Life Without Media

Posts might be a little slow here on Life Without Buildings but there’s good reason – there’s a helluva lot going on! There seems to be an approaching sea change in news media. Newspapers closing or laying-off staff, new news websites are starting-up, and a general sense of panic is spreading among the nebbish wordsmiths dedicated to finishing the daily crossword in their local paper. It’s a strange and exciting time to be in publishing of any sort and I feel lucky to be a small part of this media evolution. So for your browsing pleasure, a few new publications:


  • Dwell recently relaunched their website and it looks great. The clean interface and large pictures make it easy to find the content you want or just browse through their gorgeous collection of residential architecture. It’s exactly what it should be. I’ve recently started contributing to their new blog as well. Check it out!

  • This week also saw the launch of The SF Appeal, San Francisco’s newest online newspaper. Hoping to bring together the best of newspaper and blogs, The Appeal’s timely launch coincides with a lot of talk about the potential death of The City’s main newspaper, The San Francisco Chronicle. I’ll be doing some architecture / urbanism / cultural miscellanea writing for the Appeal, so if you’re in the Bay Area or if you just love San Francisco, please check the site daily for new content! We’ve got some great writers with strong voices.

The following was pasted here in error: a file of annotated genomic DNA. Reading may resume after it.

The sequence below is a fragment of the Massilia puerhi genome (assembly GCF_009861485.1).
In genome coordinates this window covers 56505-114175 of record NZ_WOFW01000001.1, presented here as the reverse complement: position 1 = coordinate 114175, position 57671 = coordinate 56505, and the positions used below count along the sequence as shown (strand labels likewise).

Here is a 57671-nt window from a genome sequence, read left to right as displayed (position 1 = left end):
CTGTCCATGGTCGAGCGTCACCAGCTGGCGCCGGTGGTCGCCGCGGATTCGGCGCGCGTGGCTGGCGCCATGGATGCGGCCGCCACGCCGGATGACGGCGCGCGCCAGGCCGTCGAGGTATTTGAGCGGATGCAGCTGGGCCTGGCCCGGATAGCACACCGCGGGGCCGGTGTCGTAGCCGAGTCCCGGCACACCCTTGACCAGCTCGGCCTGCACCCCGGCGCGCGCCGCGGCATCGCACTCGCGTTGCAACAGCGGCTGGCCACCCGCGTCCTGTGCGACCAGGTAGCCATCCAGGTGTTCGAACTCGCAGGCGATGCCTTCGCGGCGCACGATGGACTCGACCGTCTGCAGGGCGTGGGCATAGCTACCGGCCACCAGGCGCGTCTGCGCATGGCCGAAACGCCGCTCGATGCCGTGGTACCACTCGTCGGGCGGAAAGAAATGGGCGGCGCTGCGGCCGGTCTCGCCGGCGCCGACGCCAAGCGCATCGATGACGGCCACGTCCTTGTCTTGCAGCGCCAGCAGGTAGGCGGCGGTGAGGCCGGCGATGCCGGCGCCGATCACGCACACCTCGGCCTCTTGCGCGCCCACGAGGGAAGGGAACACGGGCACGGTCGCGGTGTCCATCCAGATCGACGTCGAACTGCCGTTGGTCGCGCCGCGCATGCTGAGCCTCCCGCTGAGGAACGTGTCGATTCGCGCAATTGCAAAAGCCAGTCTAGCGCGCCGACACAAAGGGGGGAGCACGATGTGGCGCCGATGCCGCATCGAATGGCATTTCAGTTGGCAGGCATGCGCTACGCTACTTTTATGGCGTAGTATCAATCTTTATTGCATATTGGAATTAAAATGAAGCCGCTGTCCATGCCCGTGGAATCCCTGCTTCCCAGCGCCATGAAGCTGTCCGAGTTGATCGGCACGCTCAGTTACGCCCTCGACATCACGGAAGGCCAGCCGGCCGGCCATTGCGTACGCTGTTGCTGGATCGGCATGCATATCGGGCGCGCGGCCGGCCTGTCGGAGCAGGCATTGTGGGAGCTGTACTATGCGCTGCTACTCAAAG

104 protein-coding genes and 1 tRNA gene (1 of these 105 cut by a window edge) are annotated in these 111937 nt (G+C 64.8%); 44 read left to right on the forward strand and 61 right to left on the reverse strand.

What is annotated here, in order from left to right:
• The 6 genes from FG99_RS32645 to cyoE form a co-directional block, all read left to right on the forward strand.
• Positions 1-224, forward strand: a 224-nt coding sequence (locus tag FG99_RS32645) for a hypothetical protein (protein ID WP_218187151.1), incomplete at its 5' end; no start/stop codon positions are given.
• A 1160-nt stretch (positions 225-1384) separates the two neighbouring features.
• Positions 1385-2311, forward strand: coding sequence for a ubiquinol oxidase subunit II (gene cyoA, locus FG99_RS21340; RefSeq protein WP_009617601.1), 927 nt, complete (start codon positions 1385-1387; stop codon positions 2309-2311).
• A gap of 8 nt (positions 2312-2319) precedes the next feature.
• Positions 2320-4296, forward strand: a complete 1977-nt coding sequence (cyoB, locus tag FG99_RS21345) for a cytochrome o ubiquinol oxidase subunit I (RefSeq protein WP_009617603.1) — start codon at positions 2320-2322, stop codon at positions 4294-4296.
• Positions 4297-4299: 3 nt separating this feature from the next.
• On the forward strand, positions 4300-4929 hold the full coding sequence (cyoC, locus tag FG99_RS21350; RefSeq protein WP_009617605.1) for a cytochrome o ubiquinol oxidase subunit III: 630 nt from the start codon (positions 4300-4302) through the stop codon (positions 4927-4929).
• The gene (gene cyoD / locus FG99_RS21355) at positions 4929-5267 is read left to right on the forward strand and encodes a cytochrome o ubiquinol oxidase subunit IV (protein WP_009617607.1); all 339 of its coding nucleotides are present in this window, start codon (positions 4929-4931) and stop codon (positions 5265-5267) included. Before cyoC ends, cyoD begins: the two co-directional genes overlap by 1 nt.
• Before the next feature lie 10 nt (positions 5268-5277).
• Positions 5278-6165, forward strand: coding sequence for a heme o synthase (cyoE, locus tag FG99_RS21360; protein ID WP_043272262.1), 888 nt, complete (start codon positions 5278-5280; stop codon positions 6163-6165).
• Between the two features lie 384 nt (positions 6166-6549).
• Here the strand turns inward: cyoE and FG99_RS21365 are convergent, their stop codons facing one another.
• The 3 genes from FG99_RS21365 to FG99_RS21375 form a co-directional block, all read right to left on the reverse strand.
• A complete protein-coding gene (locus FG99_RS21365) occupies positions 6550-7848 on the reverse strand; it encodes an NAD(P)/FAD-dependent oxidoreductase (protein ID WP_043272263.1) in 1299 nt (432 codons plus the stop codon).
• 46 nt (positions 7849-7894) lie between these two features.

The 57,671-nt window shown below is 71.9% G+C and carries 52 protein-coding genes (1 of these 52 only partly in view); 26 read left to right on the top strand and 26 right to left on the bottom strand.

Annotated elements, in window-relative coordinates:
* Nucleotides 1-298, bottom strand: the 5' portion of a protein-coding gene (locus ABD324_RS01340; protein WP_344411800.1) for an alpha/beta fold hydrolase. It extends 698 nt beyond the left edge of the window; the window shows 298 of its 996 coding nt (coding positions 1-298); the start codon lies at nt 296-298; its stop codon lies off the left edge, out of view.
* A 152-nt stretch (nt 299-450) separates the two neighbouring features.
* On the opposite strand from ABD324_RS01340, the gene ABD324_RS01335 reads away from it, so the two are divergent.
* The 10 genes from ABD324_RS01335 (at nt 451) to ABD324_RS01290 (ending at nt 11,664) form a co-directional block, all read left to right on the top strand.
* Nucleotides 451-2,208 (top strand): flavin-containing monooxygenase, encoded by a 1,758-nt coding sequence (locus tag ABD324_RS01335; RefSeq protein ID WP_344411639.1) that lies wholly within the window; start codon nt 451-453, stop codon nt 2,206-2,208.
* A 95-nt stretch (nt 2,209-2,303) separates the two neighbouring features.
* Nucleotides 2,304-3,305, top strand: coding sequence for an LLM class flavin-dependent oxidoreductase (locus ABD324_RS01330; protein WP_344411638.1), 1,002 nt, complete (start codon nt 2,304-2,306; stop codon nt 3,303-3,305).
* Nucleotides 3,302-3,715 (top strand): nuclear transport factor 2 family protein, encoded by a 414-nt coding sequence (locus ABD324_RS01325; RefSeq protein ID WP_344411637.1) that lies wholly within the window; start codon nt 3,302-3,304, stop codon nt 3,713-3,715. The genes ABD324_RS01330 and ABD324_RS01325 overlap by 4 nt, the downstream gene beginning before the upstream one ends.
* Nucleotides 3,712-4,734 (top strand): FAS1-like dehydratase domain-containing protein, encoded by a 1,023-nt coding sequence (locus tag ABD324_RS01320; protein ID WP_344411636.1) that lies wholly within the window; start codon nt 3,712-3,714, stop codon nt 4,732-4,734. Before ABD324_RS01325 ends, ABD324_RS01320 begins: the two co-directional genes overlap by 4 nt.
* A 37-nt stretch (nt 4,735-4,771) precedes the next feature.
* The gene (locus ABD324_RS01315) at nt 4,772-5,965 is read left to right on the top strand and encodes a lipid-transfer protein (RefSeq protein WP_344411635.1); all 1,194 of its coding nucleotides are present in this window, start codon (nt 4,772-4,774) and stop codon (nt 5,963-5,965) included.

• In the spirit of the Death of Newspapers, comes another site: The San Francisco Post Chronicle. “The Post-Chronicle is a wiki that’s building a model for the daily news organization of the future.” It’s also my new favorite web distraction. New media is quickly catching up to architecture on my subconscious list of things to think about. And the Post Chron is where I’m documenting those thoughts. If you have even a remote interest in the future of news media, please check it out! Just a quick browse through the site yields insight into crowd-sourcing photography, the evolution of editorial cartoons, and speculation on the future of content distribution.

  • Everyone’s favorite manifesto rag, Pamphlet Architecture is now seeking submissions for issue 30, Investigations in Infrastructure. “At a time of new government leadership committed to investing in the United States’ infrastructure, architects, engineers, and artists should propose new directions for transportation, energy, and agriculture at a continental scale. In this spirit, no visionary dimension is too large, no inventive proposal too ambitious to consider.” The deadline is 1 July.

  • The Utopian is a web magazine dedicated to politics, art, and culture. Through articles, photography, and video, The Utopian presents original and challenging ideas things Their Third issue, “Making History,” includes pieces on Hermann Kahn & Cold War nuclear systems analysis, jazz, and the place of religion in the public sphere.

  • Art in America also relaunched their website this month with another fantastic new design featuring video profiles and exclusive online content.